Practiced year-round, the Swedish tradition of “fika” demands a break in the day, during which Swedes recalibrate, refocus, and recenter by stopping to enjoy a coffee break with a small snack (typically a pastry). It’s a dose of mys in the everyday: a tasty treat paired with a hot beverage and an invitation to stop and savor the moment before carrying on with the rest of your day. 

Fika can be taken alone or with others. Enjoying a fika outdoors during the winter months means indulging in a steaming mug of something warm—beverages like rosehip and blueberry soup or even glögg. “Julmust” (Christmas soda), spiced “aquavit”, and “julöl” (Christmas beer) are other popular holiday-season drinks, sometimes consumed during a wintertime fika.

Starting four weeks before Christmas, on the first Sunday of Advent, illuminated Advent stars like this start to appear in the windows of Swedish homes. (Helena Wahlman/

Fredagsmys: Cozy Fridays

After a week of working hard and eating healthy, does anything sound better than cozying up at home with comfort food and no agenda? Not according to the Swedes, who have been celebrating “Fredagsmys”—or “cozy Fridays”—since a marketing campaign introduced the idea in the 1990s.

Similar to Americans’ exultations of TGIF but observed with a night in instead of a night out, Fredagsmys calls for relaxing at home on Friday evenings, curled up on the couch in front of the TV with loved ones (and snacks). This modern tradition is the perfect time to watch a good movie and indulge in junk food, closing out the stress of a work week through a low-pressure way to unwind.

On the Fredagsmys menu? Low-hassle comfort foods like Swedish-style tacos and pizza.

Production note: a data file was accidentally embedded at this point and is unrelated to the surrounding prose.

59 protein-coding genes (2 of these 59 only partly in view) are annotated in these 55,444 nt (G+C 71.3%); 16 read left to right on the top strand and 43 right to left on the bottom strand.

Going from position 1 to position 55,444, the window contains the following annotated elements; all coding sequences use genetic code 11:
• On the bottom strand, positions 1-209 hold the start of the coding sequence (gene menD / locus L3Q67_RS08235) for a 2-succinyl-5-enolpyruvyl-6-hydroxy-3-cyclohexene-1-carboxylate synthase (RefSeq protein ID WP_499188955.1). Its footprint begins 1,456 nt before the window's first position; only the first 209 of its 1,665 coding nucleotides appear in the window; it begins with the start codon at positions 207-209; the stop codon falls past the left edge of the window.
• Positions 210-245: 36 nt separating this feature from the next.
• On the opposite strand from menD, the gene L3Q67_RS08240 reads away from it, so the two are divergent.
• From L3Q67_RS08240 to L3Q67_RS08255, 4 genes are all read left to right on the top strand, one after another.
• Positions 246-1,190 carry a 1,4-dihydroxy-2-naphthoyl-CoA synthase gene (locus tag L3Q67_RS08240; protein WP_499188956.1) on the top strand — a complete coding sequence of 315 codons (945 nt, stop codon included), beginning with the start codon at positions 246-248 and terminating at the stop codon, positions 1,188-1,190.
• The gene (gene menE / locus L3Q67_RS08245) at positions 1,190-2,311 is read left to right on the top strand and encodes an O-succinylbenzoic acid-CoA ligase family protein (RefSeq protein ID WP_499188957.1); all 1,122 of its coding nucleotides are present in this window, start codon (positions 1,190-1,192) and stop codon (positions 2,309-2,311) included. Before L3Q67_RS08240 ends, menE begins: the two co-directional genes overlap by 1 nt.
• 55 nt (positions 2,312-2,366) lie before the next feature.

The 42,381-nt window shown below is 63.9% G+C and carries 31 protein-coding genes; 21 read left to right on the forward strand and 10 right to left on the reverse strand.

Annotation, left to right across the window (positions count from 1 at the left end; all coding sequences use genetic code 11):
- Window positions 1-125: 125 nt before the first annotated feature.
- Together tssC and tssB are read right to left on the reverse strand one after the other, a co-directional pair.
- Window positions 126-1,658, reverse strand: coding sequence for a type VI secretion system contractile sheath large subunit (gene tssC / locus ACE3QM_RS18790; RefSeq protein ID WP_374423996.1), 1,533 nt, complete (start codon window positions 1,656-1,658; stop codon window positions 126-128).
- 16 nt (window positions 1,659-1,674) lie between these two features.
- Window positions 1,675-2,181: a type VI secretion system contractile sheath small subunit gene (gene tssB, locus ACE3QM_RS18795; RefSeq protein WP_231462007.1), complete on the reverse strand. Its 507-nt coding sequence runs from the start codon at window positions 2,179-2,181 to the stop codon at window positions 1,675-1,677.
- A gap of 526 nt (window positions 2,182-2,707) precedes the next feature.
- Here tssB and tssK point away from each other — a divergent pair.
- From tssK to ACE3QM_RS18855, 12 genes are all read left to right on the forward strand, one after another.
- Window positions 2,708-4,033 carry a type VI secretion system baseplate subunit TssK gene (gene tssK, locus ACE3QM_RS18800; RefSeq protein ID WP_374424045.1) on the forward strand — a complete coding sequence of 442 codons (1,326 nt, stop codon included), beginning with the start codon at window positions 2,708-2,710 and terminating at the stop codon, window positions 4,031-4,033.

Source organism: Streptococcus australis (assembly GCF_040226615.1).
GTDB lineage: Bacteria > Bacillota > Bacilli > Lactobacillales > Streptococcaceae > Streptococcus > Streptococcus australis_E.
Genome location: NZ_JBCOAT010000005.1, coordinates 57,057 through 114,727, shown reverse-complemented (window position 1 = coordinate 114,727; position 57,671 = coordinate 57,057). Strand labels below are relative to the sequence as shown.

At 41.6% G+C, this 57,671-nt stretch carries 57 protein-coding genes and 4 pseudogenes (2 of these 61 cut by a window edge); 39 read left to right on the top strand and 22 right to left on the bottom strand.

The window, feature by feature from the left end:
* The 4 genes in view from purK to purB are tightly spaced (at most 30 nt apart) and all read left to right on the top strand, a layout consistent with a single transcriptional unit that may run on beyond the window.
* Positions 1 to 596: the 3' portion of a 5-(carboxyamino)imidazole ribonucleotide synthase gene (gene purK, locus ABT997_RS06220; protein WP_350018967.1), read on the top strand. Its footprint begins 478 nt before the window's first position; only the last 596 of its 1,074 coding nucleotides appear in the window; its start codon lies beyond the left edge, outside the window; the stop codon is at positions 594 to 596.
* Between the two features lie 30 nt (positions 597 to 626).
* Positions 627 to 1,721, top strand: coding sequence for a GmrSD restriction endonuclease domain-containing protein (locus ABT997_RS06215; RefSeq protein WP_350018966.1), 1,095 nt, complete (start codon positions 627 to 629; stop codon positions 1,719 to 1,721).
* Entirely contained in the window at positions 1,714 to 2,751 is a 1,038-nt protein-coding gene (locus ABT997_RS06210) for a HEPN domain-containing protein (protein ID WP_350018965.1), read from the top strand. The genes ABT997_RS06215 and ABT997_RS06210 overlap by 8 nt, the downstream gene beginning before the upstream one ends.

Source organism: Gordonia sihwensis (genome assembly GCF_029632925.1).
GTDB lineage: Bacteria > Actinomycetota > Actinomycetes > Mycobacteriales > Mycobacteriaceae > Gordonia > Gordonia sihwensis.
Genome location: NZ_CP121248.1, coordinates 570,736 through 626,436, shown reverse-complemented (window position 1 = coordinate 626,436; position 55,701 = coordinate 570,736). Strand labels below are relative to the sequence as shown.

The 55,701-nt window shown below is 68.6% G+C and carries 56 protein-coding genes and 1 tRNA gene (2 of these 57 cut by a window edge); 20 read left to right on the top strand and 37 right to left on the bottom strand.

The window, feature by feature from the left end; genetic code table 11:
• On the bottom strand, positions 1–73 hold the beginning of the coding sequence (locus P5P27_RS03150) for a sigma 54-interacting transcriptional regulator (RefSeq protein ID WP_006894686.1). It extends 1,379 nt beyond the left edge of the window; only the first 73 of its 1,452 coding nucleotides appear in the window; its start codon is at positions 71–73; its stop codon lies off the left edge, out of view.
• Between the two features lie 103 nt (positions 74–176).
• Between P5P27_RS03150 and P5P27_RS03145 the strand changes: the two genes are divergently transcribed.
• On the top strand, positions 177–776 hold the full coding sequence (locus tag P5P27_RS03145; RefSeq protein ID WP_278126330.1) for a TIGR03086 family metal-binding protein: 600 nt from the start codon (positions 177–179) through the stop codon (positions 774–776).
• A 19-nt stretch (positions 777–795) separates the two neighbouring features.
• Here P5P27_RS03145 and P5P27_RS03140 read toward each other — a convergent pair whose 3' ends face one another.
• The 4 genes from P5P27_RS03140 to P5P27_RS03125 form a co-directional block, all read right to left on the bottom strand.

With so much open space to enjoy, Swedes don’t let a little snow get in the way of exercise and exploring the countryside. (Asaf Kliger/

Lördagsgodis: Saturday Sweets

What do you do upon waking on a Saturday morning after a Fredagsmys well spent? “Lördagsgodis,” of course—which translates roughly to Saturday candy, or Saturday sweets.

During this weekend tradition, both children and adults feast on candy, typically in a “pick and mix” fashion where each family member adds their personal favorite into the mixed grab bag of sweets. In other words, Saturdays are for satisfying your sweet tooth guilt-free—a little dose of weekly joy.

On the Sunday four weeks before Christmas, people light the first candle in the Advent candlestick. This is always a special event, eagerly awaited. Each Sunday until Christmas, a candle is lit (and blown out after a while), until all four candles are alight. (

Advent Sundays

Sweden doesn’t get much daylight during its long, harsh winters, so Advent Sundays come as a welcome reprieve from the dreariness once December rolls around—an uplifting sign that the joy of Christmas is just around the corner. On these Sundays especially, Swedes enjoy decorating for the holidays, adorning their homes with advent stars and plenty of electric candlesticks (if not real candles) to get in the holiday spirit. Another custom is to light a candle every Sunday during Advent. 

Decorating the home with lots of light, candles, and Christmas decor is an important element of Swedish mys and helps to keep both physical and metaphorical darkness at bay during a season when ambient light is scant.

Skye Sherman is a freelance travel writer based in West Palm Beach, Fla. She covers news, transit, and international destinations for a variety of outlets. You can follow her adventures on Instagram and Twitter @skyesherman